Southeastern Section - 57th Annual Meeting (10–11 April 2008)

Paper No. 5
Presentation Time: 1:30 PM-5:30 PM


CHADWICK, John, EDWARDS, Jessica, PETTITT, Robert, POPLAWSKI, Jeremy and STONGER, Elizabeth, Geography and Earth Sciences, University of North Carolina at Charlotte, McEniry Hall, Charlotte, NC 28223,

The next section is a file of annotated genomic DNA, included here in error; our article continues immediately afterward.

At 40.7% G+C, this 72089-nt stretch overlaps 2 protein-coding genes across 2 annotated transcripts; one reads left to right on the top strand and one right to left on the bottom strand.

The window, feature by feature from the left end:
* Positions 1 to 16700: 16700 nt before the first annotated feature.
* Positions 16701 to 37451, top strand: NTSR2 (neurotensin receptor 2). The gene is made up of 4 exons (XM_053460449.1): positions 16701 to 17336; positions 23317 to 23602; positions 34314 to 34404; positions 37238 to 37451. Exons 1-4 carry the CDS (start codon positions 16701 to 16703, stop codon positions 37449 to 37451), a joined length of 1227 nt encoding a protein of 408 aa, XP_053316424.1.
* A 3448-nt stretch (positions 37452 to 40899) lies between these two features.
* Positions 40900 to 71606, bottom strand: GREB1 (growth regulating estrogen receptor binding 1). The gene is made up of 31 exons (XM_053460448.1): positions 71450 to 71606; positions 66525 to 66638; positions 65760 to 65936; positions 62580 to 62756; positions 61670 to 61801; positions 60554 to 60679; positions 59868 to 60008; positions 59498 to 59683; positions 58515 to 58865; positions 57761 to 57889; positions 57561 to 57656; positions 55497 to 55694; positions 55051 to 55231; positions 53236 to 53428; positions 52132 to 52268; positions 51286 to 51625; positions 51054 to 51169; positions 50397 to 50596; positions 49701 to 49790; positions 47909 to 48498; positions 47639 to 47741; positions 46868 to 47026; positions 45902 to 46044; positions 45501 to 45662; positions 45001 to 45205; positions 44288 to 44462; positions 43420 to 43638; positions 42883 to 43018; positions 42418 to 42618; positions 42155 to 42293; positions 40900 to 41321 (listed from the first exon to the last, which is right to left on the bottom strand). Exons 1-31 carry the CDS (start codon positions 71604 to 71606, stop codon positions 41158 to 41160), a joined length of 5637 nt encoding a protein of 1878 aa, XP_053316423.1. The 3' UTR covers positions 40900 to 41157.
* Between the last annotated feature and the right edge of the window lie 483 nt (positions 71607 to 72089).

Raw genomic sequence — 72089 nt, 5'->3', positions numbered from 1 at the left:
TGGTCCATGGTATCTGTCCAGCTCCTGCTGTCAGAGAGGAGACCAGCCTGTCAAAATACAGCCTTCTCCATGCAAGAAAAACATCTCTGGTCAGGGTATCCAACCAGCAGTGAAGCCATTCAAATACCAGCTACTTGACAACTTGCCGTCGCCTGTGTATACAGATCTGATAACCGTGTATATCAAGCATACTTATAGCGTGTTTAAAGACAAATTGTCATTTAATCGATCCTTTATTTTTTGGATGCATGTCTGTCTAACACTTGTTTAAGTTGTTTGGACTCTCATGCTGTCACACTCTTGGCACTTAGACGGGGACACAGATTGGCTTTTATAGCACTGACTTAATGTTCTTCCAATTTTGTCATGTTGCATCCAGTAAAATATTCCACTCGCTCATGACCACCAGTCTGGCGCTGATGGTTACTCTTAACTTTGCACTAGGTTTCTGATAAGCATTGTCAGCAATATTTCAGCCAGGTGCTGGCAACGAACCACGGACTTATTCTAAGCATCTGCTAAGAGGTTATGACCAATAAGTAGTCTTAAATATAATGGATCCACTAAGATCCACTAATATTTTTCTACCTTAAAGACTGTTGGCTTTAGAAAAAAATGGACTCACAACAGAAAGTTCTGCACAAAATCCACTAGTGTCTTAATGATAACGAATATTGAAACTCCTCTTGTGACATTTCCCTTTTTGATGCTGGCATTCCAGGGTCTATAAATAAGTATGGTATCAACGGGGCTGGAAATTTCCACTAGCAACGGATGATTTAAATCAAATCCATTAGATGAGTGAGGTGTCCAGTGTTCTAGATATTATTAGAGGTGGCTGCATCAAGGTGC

Mangrove forests are found throughout the tropics and occur as dense forests along calm tropical coastlines. They are an important coastal resource, providing a barrier to hurricane storm surge and tsunami inundation and serving as a nursery and primary habitat for many fish and bird species. Mangrove habitats are threatened worldwide by coastal development, aquaculture, and sea level rise, and it is estimated that about half of the world's mangroves have been lost. In the continental United States, mangroves are limited to the Florida Peninsula, notably in Everglades National Park and the Florida Keys. In this study, high spatial resolution multispectral imagery (IKONOS 4 m/pixel, blue, green, red, and near-IR bands) was used to produce maps of the mangrove-dominated 400 hectare Long Key State Park in the Florida Keys. The imagery was useful in discriminating between mangrove types (red and black mangrove), and between mangrove and non-mangrove (tropical hardwood hammock) vegetation, with supervised classification accuracy of over 90%. High-resolution airborne LiDAR data was also collected over the study area with 0.5 meter postings. Both first and last laser returns were recorded, providing digital elevation data of the top of the mangrove canopy and the ground (bald earth) surface. This DEM data provides canopy height which can be used to estimate mangrove biomass and other biophysical parameters. Field measurements of mangrove tree heights reveals that LiDAR-derived heights are systematically under-estimated, and we calculate a LiDAR-to-field height conversion for several DEM spatial resolutions. Multispectral vegetation characteristics, such as the Normalized Difference Vegetation Index, show only a moderate correlation with LiDAR-derived heights. The bald earth DEM product reveals important topographic and geomorphological relationships with red and black mangrove thickets, as well as the erosional effects of recent hurricanes on the mangrove habitat.